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I’ve towed a heavy u-haul car trailer loaded with a BMW X5 for 500ish miles with no problems what so ever and no hitch ball reversal. I’ve also towed several other smaller cars (e46’s). I can’t imagine what your towing will exceed the weight of the X5 and car trailer combined.

Regarding ball reversal I’ll look more closely next time may not be a bad idea with the U-Haul car trailers.

Trans/Diffs/xfer/engine oil and cooling system is good to make sure it’s somewhat fresh when towing as it looks like you’ve done.
 
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BigBriDogGuy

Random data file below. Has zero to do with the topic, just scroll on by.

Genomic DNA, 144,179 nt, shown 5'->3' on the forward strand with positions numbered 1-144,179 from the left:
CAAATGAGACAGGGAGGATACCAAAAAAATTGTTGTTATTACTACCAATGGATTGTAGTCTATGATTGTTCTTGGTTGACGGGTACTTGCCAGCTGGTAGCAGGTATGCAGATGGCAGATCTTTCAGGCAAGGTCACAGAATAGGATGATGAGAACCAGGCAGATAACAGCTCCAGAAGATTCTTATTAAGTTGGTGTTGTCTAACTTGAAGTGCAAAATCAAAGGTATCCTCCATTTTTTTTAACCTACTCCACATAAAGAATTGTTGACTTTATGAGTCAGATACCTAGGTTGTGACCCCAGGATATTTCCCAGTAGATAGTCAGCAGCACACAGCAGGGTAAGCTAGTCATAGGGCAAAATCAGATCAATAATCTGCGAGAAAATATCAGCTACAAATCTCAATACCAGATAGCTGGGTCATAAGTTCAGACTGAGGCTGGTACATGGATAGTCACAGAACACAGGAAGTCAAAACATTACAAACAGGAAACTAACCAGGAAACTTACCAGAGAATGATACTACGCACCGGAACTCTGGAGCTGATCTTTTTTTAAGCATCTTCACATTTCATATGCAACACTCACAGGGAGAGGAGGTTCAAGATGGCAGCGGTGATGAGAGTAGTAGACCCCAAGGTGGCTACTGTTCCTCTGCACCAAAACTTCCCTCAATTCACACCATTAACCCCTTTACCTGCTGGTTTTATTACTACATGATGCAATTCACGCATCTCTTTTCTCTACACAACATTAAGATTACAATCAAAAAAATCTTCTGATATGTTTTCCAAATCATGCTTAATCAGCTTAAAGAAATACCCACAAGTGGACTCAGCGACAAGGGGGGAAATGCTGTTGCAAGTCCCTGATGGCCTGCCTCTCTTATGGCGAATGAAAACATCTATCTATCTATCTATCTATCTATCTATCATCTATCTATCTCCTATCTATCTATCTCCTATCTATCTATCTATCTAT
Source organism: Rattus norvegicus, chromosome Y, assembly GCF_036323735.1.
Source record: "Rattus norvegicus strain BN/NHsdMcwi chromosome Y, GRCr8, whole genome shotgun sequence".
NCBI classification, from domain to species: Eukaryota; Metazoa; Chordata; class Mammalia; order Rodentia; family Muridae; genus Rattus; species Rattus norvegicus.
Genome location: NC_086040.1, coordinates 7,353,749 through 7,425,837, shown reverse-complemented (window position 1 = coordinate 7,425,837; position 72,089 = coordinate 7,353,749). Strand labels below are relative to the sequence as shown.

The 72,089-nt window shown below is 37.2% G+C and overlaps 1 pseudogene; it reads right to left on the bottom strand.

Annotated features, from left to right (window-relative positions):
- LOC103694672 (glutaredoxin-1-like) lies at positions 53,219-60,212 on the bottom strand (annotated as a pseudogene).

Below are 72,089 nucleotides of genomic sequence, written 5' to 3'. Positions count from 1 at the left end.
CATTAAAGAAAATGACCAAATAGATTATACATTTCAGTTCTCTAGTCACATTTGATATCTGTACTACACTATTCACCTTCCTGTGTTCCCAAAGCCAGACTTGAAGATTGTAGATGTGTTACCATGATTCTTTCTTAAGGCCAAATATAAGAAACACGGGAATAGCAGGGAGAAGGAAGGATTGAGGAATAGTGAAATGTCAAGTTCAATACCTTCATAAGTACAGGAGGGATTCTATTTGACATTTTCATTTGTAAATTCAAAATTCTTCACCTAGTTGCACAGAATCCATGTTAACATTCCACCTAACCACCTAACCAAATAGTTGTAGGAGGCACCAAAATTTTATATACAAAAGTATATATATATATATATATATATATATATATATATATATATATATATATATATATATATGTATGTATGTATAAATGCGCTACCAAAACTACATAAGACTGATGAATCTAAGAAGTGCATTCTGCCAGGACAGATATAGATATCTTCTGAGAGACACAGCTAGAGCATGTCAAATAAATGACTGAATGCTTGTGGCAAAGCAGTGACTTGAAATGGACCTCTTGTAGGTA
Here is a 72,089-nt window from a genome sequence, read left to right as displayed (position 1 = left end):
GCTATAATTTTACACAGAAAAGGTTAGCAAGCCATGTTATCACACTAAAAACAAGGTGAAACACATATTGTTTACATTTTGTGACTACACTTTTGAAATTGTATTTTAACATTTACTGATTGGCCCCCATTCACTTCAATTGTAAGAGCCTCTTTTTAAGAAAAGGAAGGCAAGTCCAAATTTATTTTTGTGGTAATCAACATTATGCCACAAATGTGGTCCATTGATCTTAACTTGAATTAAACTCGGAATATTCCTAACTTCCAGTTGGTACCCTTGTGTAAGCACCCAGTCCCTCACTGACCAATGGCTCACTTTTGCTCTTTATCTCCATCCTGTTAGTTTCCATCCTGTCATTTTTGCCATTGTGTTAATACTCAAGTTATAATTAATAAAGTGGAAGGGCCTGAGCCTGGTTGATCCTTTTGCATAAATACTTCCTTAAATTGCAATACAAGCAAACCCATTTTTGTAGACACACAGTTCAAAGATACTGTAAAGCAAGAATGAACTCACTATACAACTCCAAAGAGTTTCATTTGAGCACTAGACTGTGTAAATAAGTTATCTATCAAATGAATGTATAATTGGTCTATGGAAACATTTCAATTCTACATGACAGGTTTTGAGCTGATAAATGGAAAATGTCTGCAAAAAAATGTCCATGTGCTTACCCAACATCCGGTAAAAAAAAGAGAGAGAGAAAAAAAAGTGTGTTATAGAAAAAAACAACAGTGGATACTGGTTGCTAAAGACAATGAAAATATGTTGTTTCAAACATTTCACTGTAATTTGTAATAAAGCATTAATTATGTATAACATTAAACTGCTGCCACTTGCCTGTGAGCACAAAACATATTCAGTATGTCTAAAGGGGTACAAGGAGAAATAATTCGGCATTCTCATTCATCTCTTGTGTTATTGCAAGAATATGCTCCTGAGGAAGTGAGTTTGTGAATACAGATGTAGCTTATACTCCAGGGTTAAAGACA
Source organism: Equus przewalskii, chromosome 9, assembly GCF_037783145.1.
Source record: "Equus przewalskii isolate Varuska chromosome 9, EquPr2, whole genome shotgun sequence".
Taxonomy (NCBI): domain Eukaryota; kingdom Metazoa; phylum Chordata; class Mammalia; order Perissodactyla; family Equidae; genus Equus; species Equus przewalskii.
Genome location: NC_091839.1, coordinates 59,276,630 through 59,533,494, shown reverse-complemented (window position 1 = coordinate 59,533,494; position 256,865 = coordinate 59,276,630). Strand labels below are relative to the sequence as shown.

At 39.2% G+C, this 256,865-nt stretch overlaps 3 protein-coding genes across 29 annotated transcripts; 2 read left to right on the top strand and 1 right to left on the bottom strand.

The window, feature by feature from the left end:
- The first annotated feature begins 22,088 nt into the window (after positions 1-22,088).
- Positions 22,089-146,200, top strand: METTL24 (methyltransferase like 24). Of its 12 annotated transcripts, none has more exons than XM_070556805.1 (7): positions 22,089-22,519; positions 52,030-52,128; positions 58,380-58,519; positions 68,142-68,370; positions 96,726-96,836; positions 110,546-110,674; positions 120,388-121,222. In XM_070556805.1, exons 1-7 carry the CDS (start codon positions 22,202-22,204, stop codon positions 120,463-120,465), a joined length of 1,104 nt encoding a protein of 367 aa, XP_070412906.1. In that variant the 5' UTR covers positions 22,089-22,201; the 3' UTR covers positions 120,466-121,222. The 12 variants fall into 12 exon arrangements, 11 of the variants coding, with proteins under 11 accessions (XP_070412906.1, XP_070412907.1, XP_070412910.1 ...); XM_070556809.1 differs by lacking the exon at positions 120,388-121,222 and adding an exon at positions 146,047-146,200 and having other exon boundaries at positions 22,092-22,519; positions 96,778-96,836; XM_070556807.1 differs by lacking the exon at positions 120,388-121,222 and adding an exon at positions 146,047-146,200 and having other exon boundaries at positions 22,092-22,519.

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Day 3 of hauling heaving furniture and household items in a 6'x12' U-Haul trailer. Everything seemed to be going just fine, but today I looked at my bolt-on receiver and it looked like the bolts had loosened. I put Loctite on them when I installed them, but there was a gap between where the bolt-on unit attached to the stock receiver. It just didn't look right to me. I got a jack, jack-stand, and tire chocks and jacked up the tongue of the trailer to take weight off of the receiver and was able to tighten the bolts by about a full-turn. Feel better about it now but, boy, that spooked me. I was half thinking about leaving well enough alone since I wasn't having any problems. To me, it just didn't seem right and the last thing I needed was to dump a loaded trailer because the bolts snapped off due to a sudden jarring impact.